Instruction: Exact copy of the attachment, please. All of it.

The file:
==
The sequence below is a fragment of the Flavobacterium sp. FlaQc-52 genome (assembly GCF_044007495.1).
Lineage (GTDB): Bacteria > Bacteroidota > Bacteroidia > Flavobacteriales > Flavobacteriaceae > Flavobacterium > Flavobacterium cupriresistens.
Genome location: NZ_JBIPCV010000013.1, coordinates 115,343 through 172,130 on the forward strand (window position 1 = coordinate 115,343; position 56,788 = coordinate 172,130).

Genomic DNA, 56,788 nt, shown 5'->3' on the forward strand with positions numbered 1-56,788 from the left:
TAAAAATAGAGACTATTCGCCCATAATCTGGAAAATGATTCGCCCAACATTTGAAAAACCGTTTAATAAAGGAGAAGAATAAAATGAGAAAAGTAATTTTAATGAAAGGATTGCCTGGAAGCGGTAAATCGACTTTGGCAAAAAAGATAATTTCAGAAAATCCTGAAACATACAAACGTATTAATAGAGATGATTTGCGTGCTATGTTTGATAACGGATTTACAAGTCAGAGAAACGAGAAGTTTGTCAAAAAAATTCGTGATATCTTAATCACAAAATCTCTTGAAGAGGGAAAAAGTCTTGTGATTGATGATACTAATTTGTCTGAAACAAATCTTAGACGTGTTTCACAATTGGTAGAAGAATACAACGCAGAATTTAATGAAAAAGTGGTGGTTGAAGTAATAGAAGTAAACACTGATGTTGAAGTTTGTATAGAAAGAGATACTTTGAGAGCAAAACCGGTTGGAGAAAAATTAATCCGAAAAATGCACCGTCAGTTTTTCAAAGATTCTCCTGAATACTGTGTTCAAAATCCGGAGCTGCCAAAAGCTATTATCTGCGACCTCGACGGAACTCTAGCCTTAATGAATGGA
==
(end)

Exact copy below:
The sequence below is a fragment of the Flavobacterium sp. FlaQc-52 genome (assembly GCF_044007495.1).
Lineage (GTDB): Bacteria > Bacteroidota > Bacteroidia > Flavobacteriales > Flavobacteriaceae > Flavobacterium > Flavobacterium cupriresistens.
Genome location: NZ_JBIPCV010000013.1, coordinates 115,343 through 172,130 on the forward strand (window position 1 = coordinate 115,343; position 56,788 = coordinate 172,130).

Genomic DNA, 56,788 nt, shown 5'->3' on the forward strand with positions numbered 1-56,788 from the left:
TAAAAATAGAGACTATTCGCCCATAATCTGGAAAATGATTCGCCCAACATTTGAAAAACCGTTTAATAAAGGAGAAGAATAAAATGAGAAAAGTAATTTTAATGAAAGGATTGCCTGGAAGCGGTAAATCGACTTTGGCAAAAAAGATAATTTCAGAAAATCCTGAAACATACAAACGTATTAATAGAGATGATTTGCGTGCTATGTTTGATAACGGATTTACAAGTCAGAGAAACGAGAAGTTTGTCAAAAAAATTCGTGATATCTTAATCACAAAATCTCTTGAAGAGGGAAAAAGTCTTGTGATTGATGATACTAATTTGTCTGAAACAAATCTTAGACGTGTTTCACAATTGGTAGAAGAATACAACGCAGAATTTAATGAAAAAGTGGTGGTTGAAGTAATAGAAGTAAACACTGATGTTGAAGTTTGTATAGAAAGAGATACTTTGAGAGCAAAACCGGTTGGAGAAAAATTAATCCGAAAAATGCACCGTCAGTTTTTCAAAGATTCTCCTGAATACTGTGTTCAAAATCCGGAGCTGCCAAAAGCTATTATCTGCGACCTCGACGGAACTCTAGCCTTAATGAATGGA